We offer financing for
home & land that represents a
"single" real estate transaction that is evidenced by a recorded
mortgage or deed of trust. The foundation and type of foundation are
key aspects that allow manufactured homes to be classified as real
estate. The home should have all wheels, axles, and hitches removed
and conform to safety standards established in June 1976. The
home must be installed on a permanent and acceptable foundation.
manufactured homes have been financed as personal property,
resulting in personal loans that often require a 10 percent down
payment, with the remainder financed over 10 to 15 years. Interest
rates are higher, resembling car and boat loans, and because the
loans aren't mortgages, the interest paid isn't tax-deductible.
These loans still are the most common. Many manufactured homes
(double wide) on land now require a minimum 5 percent down payment
or more and finance the remainder over 20 to 30 years.
If the home is immobile and if the owner of the home also owns the
underlying land, then the loan is likely to be viewed as a mortgage,
gaining vital tax benefits.
Florida Mortgage Corporation has a variety of products and programs
that vary according to down payment, the size of the home, and terms
extending out to 30 years.
We also provide manufactured home financing for your used home
purchase. If your goal is to refinance your manufactured home to
consolidate those high interest credit cards, you’re in the right
place. Unlike most lenders, we are eager to lend on manufactured
homes located in mobile home parks or manufactured home communities.
A mobile home is a factory built home on an integral chassis,
transportable in one or more sections, and which is
eight feet or more in width. All single family mobile homes
manufactured since June of 1976 must be built to standards
established by the U.S. Department of Housing and Urban Development
(HUD), and must display a label certifying compliance. One of every
three homes constructed in Florida is a mobile home.
A home is probably
the single most important purchase you will make in your lifetime.
In recent years, nearly one-third of all new single-family homes
bought have been manufactured homes.
The term "manufactured home" was adopted in 1980 by the United
States Congress to describe a type of house that is constructed in a
factory to comply with a building code developed by the Department
of Housing and Urban Development (HUD). In the past, manufactured
homes were called "mobile homes," a term that many people still use.
However, "mobile" is no longer an accurate name because fewer than
five percent of such homes are ever moved off the owner's original
The exterior and
interior designs of manufactured homes resemble those of site-built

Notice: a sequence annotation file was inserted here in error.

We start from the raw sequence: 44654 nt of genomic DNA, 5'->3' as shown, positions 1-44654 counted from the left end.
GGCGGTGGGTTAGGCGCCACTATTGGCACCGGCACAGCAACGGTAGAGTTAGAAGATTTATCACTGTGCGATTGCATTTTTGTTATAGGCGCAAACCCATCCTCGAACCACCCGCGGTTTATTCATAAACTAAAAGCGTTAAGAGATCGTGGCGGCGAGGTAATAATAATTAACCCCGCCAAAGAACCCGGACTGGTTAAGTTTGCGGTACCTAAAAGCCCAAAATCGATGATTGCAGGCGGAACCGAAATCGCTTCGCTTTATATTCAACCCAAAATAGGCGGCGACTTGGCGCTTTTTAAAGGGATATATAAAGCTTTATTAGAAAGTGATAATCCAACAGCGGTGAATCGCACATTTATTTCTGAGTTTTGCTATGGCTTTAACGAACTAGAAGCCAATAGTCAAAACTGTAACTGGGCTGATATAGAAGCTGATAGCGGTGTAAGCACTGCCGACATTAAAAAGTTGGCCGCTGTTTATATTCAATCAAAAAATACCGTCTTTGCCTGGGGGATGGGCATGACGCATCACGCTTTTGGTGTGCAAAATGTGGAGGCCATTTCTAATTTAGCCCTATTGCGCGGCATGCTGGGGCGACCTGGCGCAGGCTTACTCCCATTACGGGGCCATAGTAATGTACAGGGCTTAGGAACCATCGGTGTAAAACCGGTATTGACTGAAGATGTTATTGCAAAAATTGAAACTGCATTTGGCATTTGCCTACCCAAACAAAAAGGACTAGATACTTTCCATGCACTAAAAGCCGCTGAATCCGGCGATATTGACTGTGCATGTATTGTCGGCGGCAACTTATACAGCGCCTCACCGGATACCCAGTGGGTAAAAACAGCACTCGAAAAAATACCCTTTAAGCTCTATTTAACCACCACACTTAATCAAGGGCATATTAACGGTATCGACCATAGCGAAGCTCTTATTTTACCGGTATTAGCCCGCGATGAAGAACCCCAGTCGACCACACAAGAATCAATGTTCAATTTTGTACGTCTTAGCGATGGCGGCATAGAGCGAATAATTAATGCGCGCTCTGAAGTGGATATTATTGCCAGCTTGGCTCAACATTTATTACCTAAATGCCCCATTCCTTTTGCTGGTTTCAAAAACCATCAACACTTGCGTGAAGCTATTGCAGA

homes and offer many of the same amenities: brand name appliances;
fireplaces; walk-in closets; and spacious floor plans.
They're manufactured homes now and, with 19 million people living in
them, they're fast becoming the housing style of choice for people
who have to achieve the American Dream on a limited budget.
Today's manufactured homes bear little resemblance to yesterday's
air-slipping tin cans on wheels. With improved quality and material,
stitched together seamlessly in double-wide sections, they can be
indistinguishable from site-built, conventional homes.
Over the past few
the growth rate of the manufactured housing industry has been
dramatic, and affordability has played a key role. Today's
manufactured homes offer the quality, value, and technologically
advanced features that homebuyers desire. Features include vaulted
ceilings, walk-in closets, fireplaces, state-of-the-art appliances,
spacious floorplans, customization packages, two-story models, and
exterior designs compatible with almost any neighborhood.
Manufactured homes are built in a factory-controlled environment and
are required to meet the strict HUD Code, which was established by
the Federal Government to regulate the design, construction, and
safety of these homes. The HUD Code sets standards for heating,
plumbing, air conditioning, thermal and electrical systems,
structural design, construction, transportation, energy efficiency,
and fire safety.
(including mobile homes) accounts for around 25% of annual new,
residential construction and home sales in the United States.
Millions of Americans live in manufactured homes, which represent
more than 10% of the total housing stock. In many rural areas, the
percentage is much higher. The sales prices for a new manufactured
home range from under $30,000 for a single-section home with basic
features to over $110,000 for a deluxe multisection home. Sometimes
referred to as singlewide, double wide and triple wide. Low purchase
cost, with cost savings of 20%-40% for manufactured housing over
that of site-built housing, is the major attraction of manufactured
homes. The cost of heating and cooling some older manufactured
homes, however, can be twice as much as site-built houses of
comparable size and age.
HUD Code Requirements
Unlike all other forms of factory-built housing, which must meet
state and local codes, mobile homes must conform to the U.S.
Department of Housing and Urban Development (HUD) 1976 Federal
Manufactured Home Construction and Safety Standards Acts, commonly
known as the "HUD Code." Although "manufactured housing" is a term
broadly applied to any type of factory-built housing, the 1980
amendment to the original 1976 HUD Code, defines "manufactured
homes" as mobile homes. This information brief uses the HUD
definition and focuses on mobile homes.
Those "trailer homes" of the past have gone the way of the Edsel and
the eight-track tape. Manufactured housing continues to grow in
popularity for a wide range of homebuyers. The exceptional
affordability of manufactured homes places home ownership within the
reach of many households who are priced out of the market for